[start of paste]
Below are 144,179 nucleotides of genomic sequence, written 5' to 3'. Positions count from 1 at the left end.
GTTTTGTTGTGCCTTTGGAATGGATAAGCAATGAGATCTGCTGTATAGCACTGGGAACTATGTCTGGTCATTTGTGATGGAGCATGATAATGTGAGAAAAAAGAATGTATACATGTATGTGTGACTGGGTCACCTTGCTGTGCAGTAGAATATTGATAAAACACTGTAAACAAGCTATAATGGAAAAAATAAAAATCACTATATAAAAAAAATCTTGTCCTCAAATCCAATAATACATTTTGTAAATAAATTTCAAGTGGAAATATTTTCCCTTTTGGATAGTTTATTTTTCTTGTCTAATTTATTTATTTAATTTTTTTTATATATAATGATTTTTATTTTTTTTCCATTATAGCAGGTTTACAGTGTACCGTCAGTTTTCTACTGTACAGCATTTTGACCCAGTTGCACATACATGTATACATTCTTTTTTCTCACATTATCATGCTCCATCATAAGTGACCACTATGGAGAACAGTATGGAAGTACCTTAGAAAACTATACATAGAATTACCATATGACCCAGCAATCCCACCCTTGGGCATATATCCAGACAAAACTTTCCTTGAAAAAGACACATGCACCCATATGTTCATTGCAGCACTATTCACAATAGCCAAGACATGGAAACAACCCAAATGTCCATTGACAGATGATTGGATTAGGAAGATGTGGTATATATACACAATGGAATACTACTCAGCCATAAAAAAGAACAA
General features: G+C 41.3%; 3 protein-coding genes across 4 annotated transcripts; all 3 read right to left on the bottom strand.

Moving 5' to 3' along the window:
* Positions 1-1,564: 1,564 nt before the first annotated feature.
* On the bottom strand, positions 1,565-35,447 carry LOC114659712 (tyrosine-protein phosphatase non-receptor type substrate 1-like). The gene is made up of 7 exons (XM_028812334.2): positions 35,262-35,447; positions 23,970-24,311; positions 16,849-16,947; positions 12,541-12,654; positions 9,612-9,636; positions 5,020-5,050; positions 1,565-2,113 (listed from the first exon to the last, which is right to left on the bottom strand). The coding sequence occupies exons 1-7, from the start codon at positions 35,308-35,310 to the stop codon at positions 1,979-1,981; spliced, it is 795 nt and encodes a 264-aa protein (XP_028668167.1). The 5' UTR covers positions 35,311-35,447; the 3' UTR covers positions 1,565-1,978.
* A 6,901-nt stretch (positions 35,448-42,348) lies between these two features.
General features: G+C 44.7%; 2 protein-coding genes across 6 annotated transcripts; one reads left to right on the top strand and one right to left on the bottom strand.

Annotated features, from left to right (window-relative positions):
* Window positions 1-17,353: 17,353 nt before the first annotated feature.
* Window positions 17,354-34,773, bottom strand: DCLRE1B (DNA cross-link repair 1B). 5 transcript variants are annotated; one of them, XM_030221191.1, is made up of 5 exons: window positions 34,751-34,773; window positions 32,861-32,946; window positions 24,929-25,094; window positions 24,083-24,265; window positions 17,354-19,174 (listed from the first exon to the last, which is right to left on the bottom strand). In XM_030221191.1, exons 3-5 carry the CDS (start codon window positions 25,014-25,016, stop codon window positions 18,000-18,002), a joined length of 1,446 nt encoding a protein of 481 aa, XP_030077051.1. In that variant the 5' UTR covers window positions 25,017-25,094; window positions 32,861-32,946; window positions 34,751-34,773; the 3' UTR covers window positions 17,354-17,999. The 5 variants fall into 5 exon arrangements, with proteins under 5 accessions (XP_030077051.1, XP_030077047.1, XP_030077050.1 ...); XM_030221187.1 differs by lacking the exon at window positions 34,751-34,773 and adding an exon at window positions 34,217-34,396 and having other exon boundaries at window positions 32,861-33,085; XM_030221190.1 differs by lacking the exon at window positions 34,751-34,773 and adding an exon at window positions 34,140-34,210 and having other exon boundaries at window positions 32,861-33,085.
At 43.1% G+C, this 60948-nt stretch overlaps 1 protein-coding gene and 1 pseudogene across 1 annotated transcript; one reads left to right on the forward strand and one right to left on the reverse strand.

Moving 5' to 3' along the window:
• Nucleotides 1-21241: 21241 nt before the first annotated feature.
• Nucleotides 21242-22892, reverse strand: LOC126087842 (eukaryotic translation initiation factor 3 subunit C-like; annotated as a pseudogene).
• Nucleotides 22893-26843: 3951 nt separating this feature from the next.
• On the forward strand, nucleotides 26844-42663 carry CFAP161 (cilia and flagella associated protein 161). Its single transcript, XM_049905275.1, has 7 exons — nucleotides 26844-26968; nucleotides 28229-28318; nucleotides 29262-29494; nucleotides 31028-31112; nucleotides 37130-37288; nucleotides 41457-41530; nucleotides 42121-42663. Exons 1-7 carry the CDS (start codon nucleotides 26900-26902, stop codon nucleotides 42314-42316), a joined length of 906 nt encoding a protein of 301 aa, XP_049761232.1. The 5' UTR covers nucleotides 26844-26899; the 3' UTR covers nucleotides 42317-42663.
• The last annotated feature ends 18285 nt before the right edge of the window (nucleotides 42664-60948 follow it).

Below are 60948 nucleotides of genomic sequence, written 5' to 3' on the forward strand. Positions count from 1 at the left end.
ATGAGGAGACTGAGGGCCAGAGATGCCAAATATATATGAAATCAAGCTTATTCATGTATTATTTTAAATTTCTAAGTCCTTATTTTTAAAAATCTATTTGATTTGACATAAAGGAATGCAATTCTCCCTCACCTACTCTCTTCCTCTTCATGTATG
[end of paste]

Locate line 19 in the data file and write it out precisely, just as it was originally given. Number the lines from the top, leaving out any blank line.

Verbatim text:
Below are 60948 nucleotides of genomic sequence, written 5' to 3' on the forward strand. Positions count from 1 at the left end.